1. Folate / Folic Acid High levels of this amino acid in the blood have been linked to reducing Alzheimer's disease, creating plaque that is less toxic, or inflammatory. In the Nov 2004, Journal of Neurological Science, results showed patients with low folic acid levels had abnormalities in brain in the hippocampus and amygdala. [33], [34]

Folic acid is derived exclusively from plant-based foods like green and leafy vegetables. Think leafy greens and beans.

Research studies emphasize an additional risk factor for dementia & alzheimer's: High levels of homocysteine.

"The risk of getting (Alzheimer's) was 3.3 times greater among people whose blood folic acid levels were in the lowest one-third range and 4.5 times greater when blood homocysteine levels were in the highest one-third". - Clarke, et. al. [13]

In the November-December 2004 issue of the American Journal of Geriatric Psychiatry. It was found that those patients with the highest homocysteine levels have abnormalities, appearing on their brain MRI, known as white matter hyper-intensities, common in patients with dementia. Homocysteine increases the risk of micro and macro vascular disease. Higher homocysteine levels were related to increased strokes, cognitive impairment, and brain atrophy. Getting tested for Homocysteine levels.

Since high levels of homocysteine is directly related to neural tissue damage, the author of this study indicates the lowering of high homocysteine levels should begin early in life. Homocysteine is derived primarily from animal protein, so it's best to limit the consumption of red meat, as homocysteine is derived primarily from animal protein. The following are known to reduce homocysteine levels:

2. Vitamin E - A fat-soluble vitamin, may also help fight the formation of plaque buildup seen in Alzheimer's patients. I recommend 400-1000 IU. Taken with 1000mg of vitamin C.

Vitamin E at a dose of 2000 IU/day has been shown to slow the progression of mid-stage AD primarily because it protects cell membranes from oxidative damage. [35]

A study published in the 2/04 issue of the Archives of Neurology involving 4,740 participants over five-years. It showed those who had been taking vitamin supplements were at a 64 percent lower risk of the disease than those who had not. [36]

"Our findings suggest that vitamins E and C may offer protection against Alzheimer's disease when taken together in the higher doses available from individual supplements."

3. Omega 3 - Protects brain against cognitive decline, well-established in research, even in patients with AD it preserved their verbal fluency. [37], [38]

A follow-up study on lowering the risk of Alzheimer's disease, published in the Jun 2012 issue of Archives of Neurology, states that a diet omega-3 fatty acids was associated with lower beta-amyloid plasma levels. [39]

Other Nutritional Supplements

Niacin-amide - While the niacin-amide didn't have any effect on the most common marker of Alzheimer's, beta-amyloid, it did cause a 60 percent decrease in another marker, called "tau protein" (one specifically referred to as "Thr231-phospho-tau". [40]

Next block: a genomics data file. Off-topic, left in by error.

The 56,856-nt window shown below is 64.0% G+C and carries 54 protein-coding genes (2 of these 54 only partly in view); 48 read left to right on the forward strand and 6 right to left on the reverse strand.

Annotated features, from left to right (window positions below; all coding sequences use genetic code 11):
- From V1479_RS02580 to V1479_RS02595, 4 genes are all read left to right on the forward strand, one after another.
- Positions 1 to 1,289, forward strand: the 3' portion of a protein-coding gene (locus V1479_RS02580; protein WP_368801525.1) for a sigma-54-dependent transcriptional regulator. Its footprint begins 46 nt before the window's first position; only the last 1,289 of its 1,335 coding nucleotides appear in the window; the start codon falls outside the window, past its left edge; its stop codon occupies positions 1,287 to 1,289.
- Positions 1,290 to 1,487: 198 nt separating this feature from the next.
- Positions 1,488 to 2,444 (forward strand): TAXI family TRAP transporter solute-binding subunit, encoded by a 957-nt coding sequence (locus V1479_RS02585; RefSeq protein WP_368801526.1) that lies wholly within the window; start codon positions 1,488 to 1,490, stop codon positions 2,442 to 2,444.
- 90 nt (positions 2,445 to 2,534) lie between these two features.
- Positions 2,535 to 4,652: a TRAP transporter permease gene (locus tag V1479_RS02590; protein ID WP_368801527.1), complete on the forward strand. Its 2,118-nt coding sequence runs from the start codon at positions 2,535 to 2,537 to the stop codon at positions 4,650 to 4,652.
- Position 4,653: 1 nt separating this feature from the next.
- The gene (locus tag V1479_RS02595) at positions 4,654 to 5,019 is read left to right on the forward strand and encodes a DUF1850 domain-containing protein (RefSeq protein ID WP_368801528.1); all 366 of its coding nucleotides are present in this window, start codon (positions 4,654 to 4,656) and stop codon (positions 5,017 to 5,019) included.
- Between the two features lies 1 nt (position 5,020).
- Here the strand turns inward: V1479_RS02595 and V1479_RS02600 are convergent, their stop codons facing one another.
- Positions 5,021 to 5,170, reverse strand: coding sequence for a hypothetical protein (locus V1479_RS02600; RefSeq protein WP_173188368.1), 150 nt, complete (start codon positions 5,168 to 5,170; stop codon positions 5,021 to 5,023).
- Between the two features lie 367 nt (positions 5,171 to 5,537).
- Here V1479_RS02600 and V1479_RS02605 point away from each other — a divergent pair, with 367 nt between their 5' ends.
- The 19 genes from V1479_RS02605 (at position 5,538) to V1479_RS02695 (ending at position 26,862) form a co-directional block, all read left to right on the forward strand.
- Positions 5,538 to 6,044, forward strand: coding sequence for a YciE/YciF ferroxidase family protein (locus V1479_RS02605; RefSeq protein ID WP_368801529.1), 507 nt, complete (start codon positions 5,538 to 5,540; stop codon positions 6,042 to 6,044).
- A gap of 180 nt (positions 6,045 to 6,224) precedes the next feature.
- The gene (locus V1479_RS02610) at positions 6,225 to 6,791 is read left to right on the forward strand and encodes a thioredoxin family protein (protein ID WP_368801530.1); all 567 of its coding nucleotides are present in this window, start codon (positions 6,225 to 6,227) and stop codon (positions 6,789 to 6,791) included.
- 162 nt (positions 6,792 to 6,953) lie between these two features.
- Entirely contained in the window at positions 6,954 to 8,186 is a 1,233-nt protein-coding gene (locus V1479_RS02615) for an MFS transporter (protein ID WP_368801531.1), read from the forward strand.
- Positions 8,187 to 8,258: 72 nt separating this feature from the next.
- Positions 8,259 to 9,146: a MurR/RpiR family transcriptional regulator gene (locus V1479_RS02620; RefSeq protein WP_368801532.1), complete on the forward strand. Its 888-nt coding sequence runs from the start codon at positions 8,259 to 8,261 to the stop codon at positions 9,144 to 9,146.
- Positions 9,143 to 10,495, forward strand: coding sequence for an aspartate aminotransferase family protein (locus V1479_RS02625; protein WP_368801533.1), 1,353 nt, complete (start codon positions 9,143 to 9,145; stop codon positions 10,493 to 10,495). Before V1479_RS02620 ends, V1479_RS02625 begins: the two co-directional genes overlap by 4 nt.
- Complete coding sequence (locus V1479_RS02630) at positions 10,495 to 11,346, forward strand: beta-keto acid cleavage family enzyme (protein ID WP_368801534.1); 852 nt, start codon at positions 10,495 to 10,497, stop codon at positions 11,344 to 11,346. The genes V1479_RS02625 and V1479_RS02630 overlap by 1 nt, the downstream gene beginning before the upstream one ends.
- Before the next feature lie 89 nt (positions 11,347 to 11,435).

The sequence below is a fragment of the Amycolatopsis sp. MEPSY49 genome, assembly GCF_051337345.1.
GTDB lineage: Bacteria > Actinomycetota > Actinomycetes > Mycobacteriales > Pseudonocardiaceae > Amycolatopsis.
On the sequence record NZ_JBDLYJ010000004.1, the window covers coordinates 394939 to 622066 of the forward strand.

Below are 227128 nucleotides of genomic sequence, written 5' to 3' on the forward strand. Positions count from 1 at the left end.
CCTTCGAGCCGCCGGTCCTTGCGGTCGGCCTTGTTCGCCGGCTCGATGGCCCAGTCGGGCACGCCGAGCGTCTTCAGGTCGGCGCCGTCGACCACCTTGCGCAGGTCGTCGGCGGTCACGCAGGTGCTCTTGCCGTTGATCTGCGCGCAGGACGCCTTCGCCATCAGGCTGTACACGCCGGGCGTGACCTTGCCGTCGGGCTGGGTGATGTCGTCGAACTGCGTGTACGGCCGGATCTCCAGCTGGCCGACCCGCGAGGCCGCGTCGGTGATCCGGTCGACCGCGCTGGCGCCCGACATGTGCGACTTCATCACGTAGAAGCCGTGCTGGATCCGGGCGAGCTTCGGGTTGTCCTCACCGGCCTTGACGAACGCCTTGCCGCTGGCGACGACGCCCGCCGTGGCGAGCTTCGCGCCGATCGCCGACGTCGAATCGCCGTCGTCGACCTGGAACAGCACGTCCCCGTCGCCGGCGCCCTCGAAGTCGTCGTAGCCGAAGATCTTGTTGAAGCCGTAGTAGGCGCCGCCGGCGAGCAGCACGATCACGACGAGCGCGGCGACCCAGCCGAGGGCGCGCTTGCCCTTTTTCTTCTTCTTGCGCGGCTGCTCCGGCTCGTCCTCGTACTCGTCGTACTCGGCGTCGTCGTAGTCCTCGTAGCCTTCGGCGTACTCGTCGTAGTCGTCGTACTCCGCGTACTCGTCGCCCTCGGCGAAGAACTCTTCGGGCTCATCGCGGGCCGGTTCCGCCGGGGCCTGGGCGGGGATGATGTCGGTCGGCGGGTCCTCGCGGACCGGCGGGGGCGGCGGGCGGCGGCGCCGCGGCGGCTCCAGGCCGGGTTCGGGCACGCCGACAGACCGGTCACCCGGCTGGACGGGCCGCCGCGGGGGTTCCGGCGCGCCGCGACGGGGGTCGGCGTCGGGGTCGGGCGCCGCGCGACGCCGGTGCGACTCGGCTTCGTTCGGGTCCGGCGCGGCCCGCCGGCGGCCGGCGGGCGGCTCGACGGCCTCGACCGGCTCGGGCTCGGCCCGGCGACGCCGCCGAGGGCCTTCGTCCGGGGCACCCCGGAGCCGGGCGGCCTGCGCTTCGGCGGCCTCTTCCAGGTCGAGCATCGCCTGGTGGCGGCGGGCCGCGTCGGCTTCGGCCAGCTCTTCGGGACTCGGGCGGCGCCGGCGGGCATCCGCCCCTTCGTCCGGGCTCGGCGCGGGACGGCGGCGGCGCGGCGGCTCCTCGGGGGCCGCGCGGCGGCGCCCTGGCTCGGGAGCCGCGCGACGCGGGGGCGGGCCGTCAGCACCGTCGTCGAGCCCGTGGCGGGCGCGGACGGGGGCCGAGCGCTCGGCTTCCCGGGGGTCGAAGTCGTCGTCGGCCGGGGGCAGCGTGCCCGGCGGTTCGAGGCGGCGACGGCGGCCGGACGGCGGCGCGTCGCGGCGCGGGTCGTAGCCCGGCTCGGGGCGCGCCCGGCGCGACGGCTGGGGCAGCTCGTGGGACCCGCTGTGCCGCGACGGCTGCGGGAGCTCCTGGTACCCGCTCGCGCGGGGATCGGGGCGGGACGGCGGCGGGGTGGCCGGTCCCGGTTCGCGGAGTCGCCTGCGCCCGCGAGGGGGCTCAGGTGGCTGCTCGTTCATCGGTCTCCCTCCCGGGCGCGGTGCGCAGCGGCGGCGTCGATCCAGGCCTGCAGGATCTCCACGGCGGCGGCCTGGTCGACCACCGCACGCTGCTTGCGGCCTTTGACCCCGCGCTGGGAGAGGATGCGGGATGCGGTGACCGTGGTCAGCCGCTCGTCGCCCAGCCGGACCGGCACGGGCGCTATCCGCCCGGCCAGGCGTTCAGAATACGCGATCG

Lithium aspartate or orotate - In an article he notes "Another well-known cause of brain cell injury is over-activated N-methyl-D-aspartate (NMDA) receptors. Lithium can inhibit this over activity. And lithium also increases production of a major brain protective protein called "bcl-2" in both human and animal brain cells. [41]

Alpha Lipoic Acid - In a recent study, people with Alzheimer's disease were given tests that measured thought and memory. They were then given ALA supplements for an average of 11 months. At the end of the study, the participants were tested again. The results showed that every person had higher scores on the thought and memory tests than they had at the beginning. [42]

Progression of Alzheimer's
Turmeric flower who's roots contain curcumin, studied for it's ability to slow the progression of Alzheimer's. [43]

Botanical Herbs

Gingko biloba increases antioxidants to brain cells, increases glucose utilization - In studies of individuals with Alzheimer's disease, the results showed that ginkgo slowed down the disease in those severely afflicted and actually improved those with very mild or moderate disease. In one of these studies, ginkgo was compared to four prescription cholinesterase inhibitors, medications commonly used to treat individuals with Alzheimer's disease. Using written mental tests, the researchers found that,

"Ginkgo worked just as effectively as the prescription drugs. While those taking one of the cholinesterase inhibitors dropped out of the study because of disturbing side effects, ginkgo had no side effects and improved symptoms equally as well." [44], [45]

Extract from a club moss, Huperzia serrata that has been used for centuries in Chinese folk medicine. Huperzine increases acetylcholine. Alzheimer's disease is a condition where there's a relative shortage of acetylcholine. In China, the studies show that Huperzine works more effectively than drugs for AD. [46] See: RaySahelian.comExit Site